I agree with z3aabi’s interpretations. To expand a bit, here’s my attempt at a breakdown of アレはアレで：
アレは as for the plan
アレで the condition of the plan becoming a 珍事件
Or, shortened, “the plan being in that condition”, or, “be that as it may”. It’s kind of confusing but hopefully this helps. Maybe it’s easier to think of it as a set phrase meaning “be that as it may” or “that being how it is”.
And I’m pretty sure the こ here is a shortening of いこう, which is where the “let’s” comes from.
This artstyle’s dam kyuuto, lemme teh’ya wat. My HNNGes are HNNNGGing.
Grammar question: can verbs being used as modifiers take their own particles? Like here: 何か一つを代償に呼び出した者の願いを叶える
The first を and the に, they’re both part of 呼び出した, right? Then that ties up with 者の願い which becomes the whole object. If so, that’d explain a lot of my confusion at the start.
There was this beast of a sentence at the end of pg. 17 that took me a while to get through, I'd like to know if I got it right:
Would it be be something like “but, as much as before, I doubt it will become the same; you don’t know how things will be when you go and try, because I don’t think you have much common ground”?
There might something funky going on with やってみる and なければ that eludes me, that’s the part I’m least sure of.
Is the って after わかんない bundling up everything before it? ないって makes me think it’s ないと言う, but I still don’t know if it covers everything up to 前も. I believe it is, because then the topic under かは would be modifying the adjacent topic under って and that sounds weird to me.
Yep! I’d maybe phrase it more as like they’re part of the dependent clause that ends in 呼び出した, but yeah - verb phrases modifying nouns can basically be entire long sentences (and it happens a lot more frequently and more gracefully than English “the X that was blah blah blah” equivalents)
My breakdown of this
でも 前も それで。。。 → ~ but… before that, well… (he’s transitioning from planning to addressing a concern first)
同じになるかはやってみなきゃわかんない → “you won’t know if the same thing will happen or not unless you try” (同じになるか is the topic, やってみなきゃ = without trying, わかんない = you won’t know)
って → pretty much “bundling everything up”, as you say, although not up to the 前も I’d say, just up to the start of what’s in that word balloon with 同じ – as a side tip: be conscious of the word balloon structure when reading manga! They tell a lot more about the structure of the sentence than it seems like at first. (Linebreaks too)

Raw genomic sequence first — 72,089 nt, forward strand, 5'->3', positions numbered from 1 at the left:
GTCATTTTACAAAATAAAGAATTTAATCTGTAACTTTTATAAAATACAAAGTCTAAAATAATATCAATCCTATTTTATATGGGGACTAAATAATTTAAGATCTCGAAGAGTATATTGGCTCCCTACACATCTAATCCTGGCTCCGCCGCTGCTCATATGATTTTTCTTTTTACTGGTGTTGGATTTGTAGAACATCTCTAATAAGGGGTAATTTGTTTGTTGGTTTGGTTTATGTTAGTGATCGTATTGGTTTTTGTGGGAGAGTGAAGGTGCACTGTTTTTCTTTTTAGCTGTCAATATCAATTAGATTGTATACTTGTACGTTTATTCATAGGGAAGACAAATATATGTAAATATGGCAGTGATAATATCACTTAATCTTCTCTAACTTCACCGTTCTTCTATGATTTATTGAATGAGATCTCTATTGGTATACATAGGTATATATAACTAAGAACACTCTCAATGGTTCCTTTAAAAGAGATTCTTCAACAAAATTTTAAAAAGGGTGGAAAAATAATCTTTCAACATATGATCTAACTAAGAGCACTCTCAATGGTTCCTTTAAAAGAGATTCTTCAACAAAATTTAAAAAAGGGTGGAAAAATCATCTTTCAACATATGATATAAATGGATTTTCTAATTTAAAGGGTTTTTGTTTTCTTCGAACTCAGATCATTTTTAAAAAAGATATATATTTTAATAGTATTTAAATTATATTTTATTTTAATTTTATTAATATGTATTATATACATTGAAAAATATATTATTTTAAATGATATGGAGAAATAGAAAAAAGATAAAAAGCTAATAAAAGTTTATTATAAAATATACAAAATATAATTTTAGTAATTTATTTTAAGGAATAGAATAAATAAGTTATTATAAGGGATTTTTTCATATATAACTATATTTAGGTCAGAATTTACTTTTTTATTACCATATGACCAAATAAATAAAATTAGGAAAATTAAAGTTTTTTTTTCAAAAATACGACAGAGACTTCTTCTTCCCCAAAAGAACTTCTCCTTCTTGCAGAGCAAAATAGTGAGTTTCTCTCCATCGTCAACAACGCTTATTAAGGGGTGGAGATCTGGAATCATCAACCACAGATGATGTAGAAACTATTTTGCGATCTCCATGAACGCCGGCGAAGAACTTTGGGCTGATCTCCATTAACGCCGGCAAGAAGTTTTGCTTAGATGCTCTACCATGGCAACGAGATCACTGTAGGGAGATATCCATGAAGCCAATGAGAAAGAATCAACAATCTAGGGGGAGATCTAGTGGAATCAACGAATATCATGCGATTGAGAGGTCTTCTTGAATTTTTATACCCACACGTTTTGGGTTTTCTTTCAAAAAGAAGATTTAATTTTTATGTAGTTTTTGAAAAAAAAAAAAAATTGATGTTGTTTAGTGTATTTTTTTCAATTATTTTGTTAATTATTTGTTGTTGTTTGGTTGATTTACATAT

Anyway I think he’s just using this as a tail for that stuff because it’s the kind of advice people say a lot, so it fits.
It’s confusing because it makes it sound a bit like in the next balloon he’s negating all that stuff he just said, but I think it’s just a final って like “they say” or just “you know”, not one that works like a subject marker. (the ど-せ and word balloon change reinforce this)
And so the last balloon reinforces that idea with an example reason (with し)
どーせ 接点もないんだろうし → ~ “after all, you it’s not like you’ve really interacted with him at all, for one”
So all told:
“But… before that… You can’t say the same thing will happen again unless you try again, you know? After all, it’s not like you’ve had much real contact with him.”
(this leads into his next page of dialogue about how push comes to shove he wants to help her since she’s がんばる’ｄ, I think. To be honest I’ve wavered back and forth a bit on the whole thing. It’s pretty complicated!)
Does that help?
Don’t worry, all those “must/must not” variations take a long time to get used to. And while this isn’t exactly the same thing, it’s certainly in the ballpark.
やってみなければならない would mean “must try”
やってみなきゃいけない would also mean “must try”
やってみなきゃ alone would just mean “must try” (with an implied いけない)
やってみなきゃ分かんない is similar but instead of being like “if don’t try… that’s bad” that makes it “must”, it’s just “if don’t try won’t understand”
so you’ve got to give it a shot to know the answer to the か question posed earlier in the topic.
It makes sense that it’d be “won’t know if you don’t try”, I glossed over the fact that that れば is attached to a ない。
I will have to be more conscious of whether ってs are a “general” quote or a topic, though I imagine it’s not binary, and be conscious of context in general really, it’s made me mistake the subject more than a few times.
I’m sure that balloon structure tip will help me understand better and think in larger terms than just sentence per sentence, thank you.
I don’t normally post them as a comment in the preceding week anyway, so (although I indeed wasn’t able to add it to the thread OPs this week because of internet butt-ness) I would strongly recommend setting the home thread to ‘watching’ so that you get notified when the new threads go up.